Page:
The terms and jargon in golf can be confusing for a first-timer and even those who have been playing for some time.
Clubs like the ?utility wedge? may seem foreign to newbie golfers. Some may even ask what a utility wedge is used for in golf. This article explains what a utility wedge is, and how it is important to your golf game.
If you?re looking for the best wedges and irons for your skill level, you can see the guide on golfstead.
The utility wedge, also called as a gap wedge or an all wedge, is a wedge used to hit a golf shot with a higher but shorter trajectory versus other wedges that help with lower but longer trajectories.
This type of wedge is supposed to be in between the sand and pitching wedges, and originated in the early to mid 1990s. The loft of the utility wedge is usually between 50 to 54 degrees; the design is usually defined in such a way to sit between the lofts of the pitching wedge, normally at 48 degrees, and a sand wedge, normally at 56 degrees.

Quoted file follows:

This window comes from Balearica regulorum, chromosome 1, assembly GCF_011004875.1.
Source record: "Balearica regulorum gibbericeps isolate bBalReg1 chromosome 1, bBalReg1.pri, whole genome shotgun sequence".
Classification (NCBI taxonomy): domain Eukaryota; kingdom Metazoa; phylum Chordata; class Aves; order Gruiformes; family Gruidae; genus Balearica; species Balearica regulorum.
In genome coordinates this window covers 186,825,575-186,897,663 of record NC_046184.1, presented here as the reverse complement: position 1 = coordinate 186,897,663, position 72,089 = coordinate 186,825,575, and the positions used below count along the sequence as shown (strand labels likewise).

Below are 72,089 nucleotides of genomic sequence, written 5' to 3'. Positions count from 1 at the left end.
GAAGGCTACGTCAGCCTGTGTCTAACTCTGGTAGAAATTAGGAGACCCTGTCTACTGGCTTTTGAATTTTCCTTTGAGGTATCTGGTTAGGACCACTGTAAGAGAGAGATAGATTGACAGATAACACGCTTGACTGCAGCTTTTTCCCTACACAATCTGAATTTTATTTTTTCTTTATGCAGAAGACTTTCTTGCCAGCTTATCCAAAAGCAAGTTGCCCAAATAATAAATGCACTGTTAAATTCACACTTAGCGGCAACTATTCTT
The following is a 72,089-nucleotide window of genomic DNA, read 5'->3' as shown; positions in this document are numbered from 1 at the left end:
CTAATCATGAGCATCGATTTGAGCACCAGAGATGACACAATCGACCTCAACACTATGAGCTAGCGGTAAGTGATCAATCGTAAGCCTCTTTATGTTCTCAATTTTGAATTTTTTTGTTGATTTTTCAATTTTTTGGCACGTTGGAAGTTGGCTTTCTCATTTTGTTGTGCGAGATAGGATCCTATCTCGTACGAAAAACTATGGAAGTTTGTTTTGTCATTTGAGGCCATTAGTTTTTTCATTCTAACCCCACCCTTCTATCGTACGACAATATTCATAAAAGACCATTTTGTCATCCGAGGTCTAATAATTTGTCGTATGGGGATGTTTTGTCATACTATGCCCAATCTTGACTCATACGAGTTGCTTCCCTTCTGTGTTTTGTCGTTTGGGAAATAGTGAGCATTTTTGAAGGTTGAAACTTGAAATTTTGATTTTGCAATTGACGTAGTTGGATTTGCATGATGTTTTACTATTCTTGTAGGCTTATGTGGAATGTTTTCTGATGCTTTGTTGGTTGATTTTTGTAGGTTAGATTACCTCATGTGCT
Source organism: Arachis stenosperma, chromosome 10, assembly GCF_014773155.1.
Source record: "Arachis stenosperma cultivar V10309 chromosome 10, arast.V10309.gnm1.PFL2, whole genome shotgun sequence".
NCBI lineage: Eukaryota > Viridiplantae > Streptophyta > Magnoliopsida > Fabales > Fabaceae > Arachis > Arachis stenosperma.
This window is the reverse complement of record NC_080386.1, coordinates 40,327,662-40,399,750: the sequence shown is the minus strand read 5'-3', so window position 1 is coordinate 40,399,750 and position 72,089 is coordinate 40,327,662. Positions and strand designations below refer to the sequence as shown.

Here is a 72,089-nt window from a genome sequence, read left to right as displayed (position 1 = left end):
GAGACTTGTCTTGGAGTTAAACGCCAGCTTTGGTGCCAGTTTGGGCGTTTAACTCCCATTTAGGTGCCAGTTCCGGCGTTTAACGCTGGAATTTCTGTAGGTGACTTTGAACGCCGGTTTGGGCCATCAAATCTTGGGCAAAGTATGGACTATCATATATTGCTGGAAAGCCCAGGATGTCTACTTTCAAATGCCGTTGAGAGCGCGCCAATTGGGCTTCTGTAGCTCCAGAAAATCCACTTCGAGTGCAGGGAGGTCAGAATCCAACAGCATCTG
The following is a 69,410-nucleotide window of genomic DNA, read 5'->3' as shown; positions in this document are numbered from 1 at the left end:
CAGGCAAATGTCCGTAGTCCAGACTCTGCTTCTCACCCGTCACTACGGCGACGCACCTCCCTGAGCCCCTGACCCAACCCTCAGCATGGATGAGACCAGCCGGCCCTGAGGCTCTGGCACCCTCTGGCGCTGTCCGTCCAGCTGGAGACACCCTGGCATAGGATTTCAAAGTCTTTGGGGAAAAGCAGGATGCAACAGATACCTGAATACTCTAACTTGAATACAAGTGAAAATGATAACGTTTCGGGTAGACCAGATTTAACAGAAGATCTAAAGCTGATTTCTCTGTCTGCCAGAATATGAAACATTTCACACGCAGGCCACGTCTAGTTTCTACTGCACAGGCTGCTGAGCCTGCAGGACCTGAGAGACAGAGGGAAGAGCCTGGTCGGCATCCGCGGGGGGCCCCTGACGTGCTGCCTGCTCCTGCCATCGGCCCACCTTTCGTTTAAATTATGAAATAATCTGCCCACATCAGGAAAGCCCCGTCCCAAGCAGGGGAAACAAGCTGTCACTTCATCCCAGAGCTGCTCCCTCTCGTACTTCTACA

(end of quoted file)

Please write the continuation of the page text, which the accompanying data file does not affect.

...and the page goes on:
Golfers often times debate on whether a utility wedge is necessary, as clubmakers intentionally de-lofted golf clubs as a marketing move to attract newbies to hit better with these wedges.
It is also worth noting that most matched sets do not have these wedges. Manufacturers say that modern day golfing entails a large amount of customization, depending on the type of style and golfer. Various combinations of bounce and loft angles are considered, which can make it a bit complex and also quite costly.
Normally, utility wedges can be distinguished with their labeled loft. Some are also marked according to low, medium or high bounce, with one to three dots marked. All of these depend on the brand you are using.
Some manufacturers also label this with an ?A? to mark is an attack wedge, but others simply mark it as a ?U? for utility wedge. Other manufacturers, specifically Adams Golf, Cobra, Mizuno, and Wilson, label these as ?G?, but they are mostly the only brands that do so.
In short, the utility wedge is just another name given by the manufacturer PING, in particular, to a gap wedge.